Elk Grove, legislators push for new rules to make annexations easier
On the heels of a bitter annexation dispute, Elk Grove Village and two legislators are advancing new state rules that would make it easier for municipalities to acquire unincorporated properties.
State Sen. Laura Murphy's bill to strengthen towns' annexation rights unanimously passed the Senate last Thursday and is now before a House committee after it was sponsored in that chamber by state Rep. Marty Moylan. The two Des Plaines Democrats -- former members of that city's council, to boot -- sponsored the legislation that originated as an initiative of Elk Grove Village officials, according to Murphy's office.
Murphy said the proposed changes to the Illinois Municipal Code would resolve confusion and more clearly define the factors that determine an annexation's validity.
"There are statutory requirements in place to ensure local governments can annex property legally and with the best interests of the community in mind," Murphy said in a statement Monday. "Recent court rulings have complicated these requirements -- this legislation sets them straight."
It stems from a nearly two-year legal dispute started when Elk Grove tried to forcibly annex 58 acres along Higgins Road and local developer and landowner Mario Gullo sued in an attempt to block it. The two sides settled out of court in December, when the village agreed to let seven of Gullo's properties remain in unincorporated Cook County and not subject to village rules and ordinances.
Attorneys for Gullo, president of George Gullo Development Corp., argued the village's attempt in 2018 to forcibly annex his land was improper because it was preceded by a voluntary "sham" annexation of a separate 41-acre parcel owned by the Metropolitan Water Reclamation District of Greater Chicago. They based their case on a 2018 appellate court ruling that overturned Bolingbrook's forcible annexation of properties after that village first annexed ComEd properties.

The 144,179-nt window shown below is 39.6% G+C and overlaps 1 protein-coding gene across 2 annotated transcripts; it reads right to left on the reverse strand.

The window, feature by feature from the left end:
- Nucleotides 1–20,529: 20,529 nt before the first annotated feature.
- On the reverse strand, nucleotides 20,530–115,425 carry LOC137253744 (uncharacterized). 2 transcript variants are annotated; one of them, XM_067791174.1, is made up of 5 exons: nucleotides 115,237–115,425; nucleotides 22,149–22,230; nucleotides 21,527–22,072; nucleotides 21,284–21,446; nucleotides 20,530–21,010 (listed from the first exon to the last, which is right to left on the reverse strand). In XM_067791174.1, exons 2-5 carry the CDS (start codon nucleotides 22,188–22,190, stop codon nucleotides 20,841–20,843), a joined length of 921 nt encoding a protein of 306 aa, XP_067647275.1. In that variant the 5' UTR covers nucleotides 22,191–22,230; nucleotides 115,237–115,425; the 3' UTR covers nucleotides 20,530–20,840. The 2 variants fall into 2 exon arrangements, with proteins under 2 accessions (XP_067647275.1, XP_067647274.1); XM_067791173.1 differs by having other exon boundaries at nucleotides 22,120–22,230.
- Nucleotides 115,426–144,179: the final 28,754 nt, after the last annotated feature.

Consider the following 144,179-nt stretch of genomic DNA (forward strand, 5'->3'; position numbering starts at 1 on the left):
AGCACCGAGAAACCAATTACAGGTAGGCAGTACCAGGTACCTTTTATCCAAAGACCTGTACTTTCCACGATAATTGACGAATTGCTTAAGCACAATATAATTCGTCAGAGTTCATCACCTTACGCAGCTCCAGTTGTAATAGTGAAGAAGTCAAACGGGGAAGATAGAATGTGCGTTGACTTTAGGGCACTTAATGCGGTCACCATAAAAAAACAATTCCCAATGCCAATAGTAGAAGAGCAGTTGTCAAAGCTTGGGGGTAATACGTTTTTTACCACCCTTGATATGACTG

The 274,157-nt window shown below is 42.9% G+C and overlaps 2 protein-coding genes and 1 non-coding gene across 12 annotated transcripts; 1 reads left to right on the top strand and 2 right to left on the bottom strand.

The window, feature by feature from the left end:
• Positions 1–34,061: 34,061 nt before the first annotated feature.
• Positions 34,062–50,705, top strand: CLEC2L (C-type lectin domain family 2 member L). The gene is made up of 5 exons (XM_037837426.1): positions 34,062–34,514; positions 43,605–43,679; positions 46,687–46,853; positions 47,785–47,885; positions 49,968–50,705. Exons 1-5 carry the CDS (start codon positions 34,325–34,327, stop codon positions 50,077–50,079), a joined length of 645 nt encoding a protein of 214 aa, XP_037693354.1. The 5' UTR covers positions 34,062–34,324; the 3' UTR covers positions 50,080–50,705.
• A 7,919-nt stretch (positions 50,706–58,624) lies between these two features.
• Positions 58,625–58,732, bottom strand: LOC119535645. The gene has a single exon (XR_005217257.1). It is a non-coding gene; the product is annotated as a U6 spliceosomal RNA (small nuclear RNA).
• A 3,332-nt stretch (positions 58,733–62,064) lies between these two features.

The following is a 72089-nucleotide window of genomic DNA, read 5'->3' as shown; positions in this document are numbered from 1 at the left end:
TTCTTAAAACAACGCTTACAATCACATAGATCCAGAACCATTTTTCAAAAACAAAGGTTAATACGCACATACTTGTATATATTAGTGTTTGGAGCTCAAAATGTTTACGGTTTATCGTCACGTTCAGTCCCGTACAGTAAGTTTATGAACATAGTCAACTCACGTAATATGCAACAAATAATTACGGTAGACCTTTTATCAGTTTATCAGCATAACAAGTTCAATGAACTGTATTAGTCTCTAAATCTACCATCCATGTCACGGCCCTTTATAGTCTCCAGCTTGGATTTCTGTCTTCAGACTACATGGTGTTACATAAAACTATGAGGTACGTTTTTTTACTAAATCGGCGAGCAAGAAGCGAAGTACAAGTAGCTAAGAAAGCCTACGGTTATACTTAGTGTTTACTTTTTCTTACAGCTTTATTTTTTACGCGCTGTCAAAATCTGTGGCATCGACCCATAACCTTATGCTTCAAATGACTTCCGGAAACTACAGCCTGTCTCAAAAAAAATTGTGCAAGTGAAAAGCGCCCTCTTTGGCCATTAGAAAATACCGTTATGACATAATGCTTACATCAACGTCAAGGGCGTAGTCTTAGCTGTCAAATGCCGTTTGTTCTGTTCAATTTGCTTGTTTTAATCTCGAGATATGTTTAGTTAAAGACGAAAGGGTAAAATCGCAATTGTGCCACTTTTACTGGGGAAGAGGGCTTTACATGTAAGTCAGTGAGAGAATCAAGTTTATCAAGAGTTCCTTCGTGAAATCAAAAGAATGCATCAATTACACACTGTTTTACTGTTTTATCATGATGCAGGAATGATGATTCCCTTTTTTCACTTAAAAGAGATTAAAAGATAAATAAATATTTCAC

Murphy's legislation declares that a municipality could seek the voluntary annexation of land in order to "seek contiguity with other territory; or wholly bind other territory for the purpose of annexing that other territory."
An attorney who represented Elk Grove in the annexation dispute is registered with the state as a formal proponent of the bill. But Mayor Craig Johnson declined to comment Monday on the legislation.
On Monday night, Gullo's attorney, Karl Camillucci, released statements attributed to property owners in the area decrying the legislation and Elk Grove's annexation attempts.
"Sen. Murphy's legislation leaves residents, and small business owners like us, helpless and defenseless," according to a statement attributed to Tria Lichner, president of the Community Council of Roppolo and Richard, a group of homeowners who've sought to remain disconnected from Elk Grove Village. "This legislation would take away our voice and our right to stand up for ourselves."
The bill does not have any registered opponents to date, according to the state's witness slips listing.
As called for in the settlement, the water district board agreed April 15 to mutually terminate the annexation agreement with Elk Grove, leaving the 41 acres near its Majewski Reservoir Site unincorporated.